Only men being techies is a stereotype up to a certain point, but with the male population providing the lion’s share in the digital industry, questions are being asked why women are in the minority of employees in this field. It could be argued that boys are given remote control cars, planes, trains, robots and drones as presents and therefore are introduced to technology from an early age – or at least that was the case maybe a decade or so ago.
More than ever before, laptops, iPads, iPods and iPhones are given in equal measure to girls and boys so might we now see greater numbers of women joining the coding and digital world than ever before? A new college in London isn’t taking any chances and is specifically targeting women to ensure the numbers are increased. Ada College (so named after the world’s first computer programmer Ada Lovelace), for whom Lastminute.com founder Baroness Lane-Fox is the patron, report that the tech sector is home to fewer than 17% women - less than Parliament! Only one in 10 of those are in leadership positions which adds hard data to the dearth of female talent. Ada College opens in Tottenham Hale later this year and it is targeting 20% of all sixth formers to be women – 8% higher than the current number of those registered for the September opening.
There are some great female ‘Tech Entrepreneurs’ who are inspiring role models. Particularly popular is Limor Fried, who founded Adafruit (https://www.adafruit.com/) and is a true leader in her field. If you haven’t heard about her, you can read more about her here: (https://en.wikipedia.org/wiki/Limor_Fried) or for a first-hand experience, check out the great products she designs and sells through her web site. Limor’s nom de plume (Lady Ada) and her website name were inspired by the same Ada Lovelace.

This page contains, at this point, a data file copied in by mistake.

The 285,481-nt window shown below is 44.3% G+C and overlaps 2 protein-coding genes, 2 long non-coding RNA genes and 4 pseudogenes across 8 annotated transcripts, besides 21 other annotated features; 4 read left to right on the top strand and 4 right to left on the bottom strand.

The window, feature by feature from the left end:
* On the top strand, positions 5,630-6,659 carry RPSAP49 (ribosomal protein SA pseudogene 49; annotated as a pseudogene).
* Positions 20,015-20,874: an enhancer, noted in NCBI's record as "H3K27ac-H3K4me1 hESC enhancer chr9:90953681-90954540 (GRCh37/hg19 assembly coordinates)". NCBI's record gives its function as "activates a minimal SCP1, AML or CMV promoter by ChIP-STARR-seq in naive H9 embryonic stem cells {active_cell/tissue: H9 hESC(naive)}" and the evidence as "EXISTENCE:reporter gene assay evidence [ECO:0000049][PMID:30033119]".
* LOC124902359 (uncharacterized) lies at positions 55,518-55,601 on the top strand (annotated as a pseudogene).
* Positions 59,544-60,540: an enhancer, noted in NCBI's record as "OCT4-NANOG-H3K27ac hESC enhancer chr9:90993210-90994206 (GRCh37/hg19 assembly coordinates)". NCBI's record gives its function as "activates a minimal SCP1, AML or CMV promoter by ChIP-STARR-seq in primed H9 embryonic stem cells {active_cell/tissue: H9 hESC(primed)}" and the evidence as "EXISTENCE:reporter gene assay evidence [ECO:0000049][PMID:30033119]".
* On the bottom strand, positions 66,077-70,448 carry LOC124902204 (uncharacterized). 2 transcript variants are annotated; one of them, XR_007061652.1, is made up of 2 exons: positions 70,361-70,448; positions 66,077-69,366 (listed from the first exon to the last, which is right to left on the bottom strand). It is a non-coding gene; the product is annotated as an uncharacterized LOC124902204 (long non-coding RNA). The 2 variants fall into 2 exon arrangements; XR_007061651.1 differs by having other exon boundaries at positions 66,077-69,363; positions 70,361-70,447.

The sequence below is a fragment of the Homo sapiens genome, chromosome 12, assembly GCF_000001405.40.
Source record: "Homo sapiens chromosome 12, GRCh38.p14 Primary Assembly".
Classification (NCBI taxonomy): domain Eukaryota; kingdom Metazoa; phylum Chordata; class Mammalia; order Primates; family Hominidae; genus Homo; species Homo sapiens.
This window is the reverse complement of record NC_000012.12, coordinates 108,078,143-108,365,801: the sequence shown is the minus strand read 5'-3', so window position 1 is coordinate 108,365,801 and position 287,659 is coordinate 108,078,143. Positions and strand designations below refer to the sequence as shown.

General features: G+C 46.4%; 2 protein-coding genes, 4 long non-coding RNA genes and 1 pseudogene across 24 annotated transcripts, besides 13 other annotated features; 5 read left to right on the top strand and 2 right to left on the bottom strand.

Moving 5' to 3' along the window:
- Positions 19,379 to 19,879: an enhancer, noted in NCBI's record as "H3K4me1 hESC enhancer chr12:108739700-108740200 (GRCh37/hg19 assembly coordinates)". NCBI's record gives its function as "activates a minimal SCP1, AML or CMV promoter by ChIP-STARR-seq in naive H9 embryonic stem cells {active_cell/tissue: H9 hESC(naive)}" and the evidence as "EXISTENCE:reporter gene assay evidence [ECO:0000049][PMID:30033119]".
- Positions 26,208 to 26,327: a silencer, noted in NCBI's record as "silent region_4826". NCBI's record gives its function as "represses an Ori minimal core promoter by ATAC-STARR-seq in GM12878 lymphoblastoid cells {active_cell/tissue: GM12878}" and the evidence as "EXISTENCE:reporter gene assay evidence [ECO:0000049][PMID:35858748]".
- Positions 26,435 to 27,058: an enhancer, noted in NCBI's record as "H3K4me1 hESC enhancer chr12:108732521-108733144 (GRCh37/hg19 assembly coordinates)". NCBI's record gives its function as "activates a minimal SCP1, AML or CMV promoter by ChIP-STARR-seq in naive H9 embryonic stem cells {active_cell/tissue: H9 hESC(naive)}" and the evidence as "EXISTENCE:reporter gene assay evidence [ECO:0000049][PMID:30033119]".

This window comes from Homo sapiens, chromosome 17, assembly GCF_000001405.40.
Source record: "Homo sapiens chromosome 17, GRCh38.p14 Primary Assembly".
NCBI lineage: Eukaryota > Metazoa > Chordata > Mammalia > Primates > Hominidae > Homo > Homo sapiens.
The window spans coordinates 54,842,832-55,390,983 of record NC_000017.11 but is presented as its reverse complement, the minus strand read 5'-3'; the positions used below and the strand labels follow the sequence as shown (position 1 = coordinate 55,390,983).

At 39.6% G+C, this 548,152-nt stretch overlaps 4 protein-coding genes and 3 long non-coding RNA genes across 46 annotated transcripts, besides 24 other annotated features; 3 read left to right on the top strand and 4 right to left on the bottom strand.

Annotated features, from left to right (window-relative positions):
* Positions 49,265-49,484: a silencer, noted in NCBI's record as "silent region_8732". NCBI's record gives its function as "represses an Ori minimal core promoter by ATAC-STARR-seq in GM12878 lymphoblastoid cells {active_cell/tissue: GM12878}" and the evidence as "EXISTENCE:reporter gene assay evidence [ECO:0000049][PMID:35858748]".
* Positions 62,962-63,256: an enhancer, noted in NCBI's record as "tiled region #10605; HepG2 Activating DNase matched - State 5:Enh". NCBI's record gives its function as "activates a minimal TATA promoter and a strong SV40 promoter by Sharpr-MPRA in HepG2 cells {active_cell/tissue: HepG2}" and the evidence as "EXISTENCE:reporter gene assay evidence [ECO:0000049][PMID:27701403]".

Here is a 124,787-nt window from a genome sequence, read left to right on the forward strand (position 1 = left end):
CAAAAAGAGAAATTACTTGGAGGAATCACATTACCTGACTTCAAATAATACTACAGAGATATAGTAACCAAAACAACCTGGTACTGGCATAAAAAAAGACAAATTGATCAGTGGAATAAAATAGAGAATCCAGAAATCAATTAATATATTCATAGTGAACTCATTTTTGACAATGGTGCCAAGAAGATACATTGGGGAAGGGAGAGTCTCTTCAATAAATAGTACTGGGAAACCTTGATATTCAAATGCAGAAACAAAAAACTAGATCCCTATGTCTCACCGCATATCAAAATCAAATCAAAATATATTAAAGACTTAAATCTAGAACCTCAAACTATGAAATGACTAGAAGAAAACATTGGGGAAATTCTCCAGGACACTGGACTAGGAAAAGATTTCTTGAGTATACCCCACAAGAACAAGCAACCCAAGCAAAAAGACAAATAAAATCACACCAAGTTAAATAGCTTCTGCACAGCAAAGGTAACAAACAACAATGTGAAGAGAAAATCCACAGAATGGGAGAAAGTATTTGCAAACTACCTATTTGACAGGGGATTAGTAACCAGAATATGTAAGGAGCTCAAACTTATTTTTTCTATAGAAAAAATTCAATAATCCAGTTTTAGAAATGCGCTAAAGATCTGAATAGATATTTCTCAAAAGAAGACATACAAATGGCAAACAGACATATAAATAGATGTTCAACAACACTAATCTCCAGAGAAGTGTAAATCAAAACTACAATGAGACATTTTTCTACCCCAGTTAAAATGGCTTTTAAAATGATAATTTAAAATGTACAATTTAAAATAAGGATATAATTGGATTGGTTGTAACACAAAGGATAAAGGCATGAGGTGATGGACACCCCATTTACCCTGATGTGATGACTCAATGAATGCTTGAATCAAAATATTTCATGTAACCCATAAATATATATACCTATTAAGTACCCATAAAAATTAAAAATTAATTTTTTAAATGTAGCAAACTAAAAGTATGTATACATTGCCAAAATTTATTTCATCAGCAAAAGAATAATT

With more than 100,000 IT and tech positions unfilled last year, there is a yawning gap in the employment market waiting to be filled. At Tech Camp we’ve torn our collective hair out for years about the overwhelming proportion of boys at our events, but perhaps we’re being a little unfair on ourselves. As the above shows, it’s not a unique problem of ours and to some extent we realise that when you run courses building robots, rockets and laser tag equipment you’re also perhaps more likely to attract more boys than girls. It goes with the territory, so to speak.
Other technology camps for students around the world that we’ve been in touch with have had similar experiences and there’s probably no magic solution, but initiatives like the one at Ada College are definitely a step in the right direction. We always try to have a good representation of female tutors at Tech Camp who like to show to the girls (and boys) that ‘Tech’ isn’t just boys’ business. Ada College is aiming to attract more girls than ever before as time goes on. There is of course only one way to discover if this is the right path for the young female inventors of tomorrow and that is to give them a go…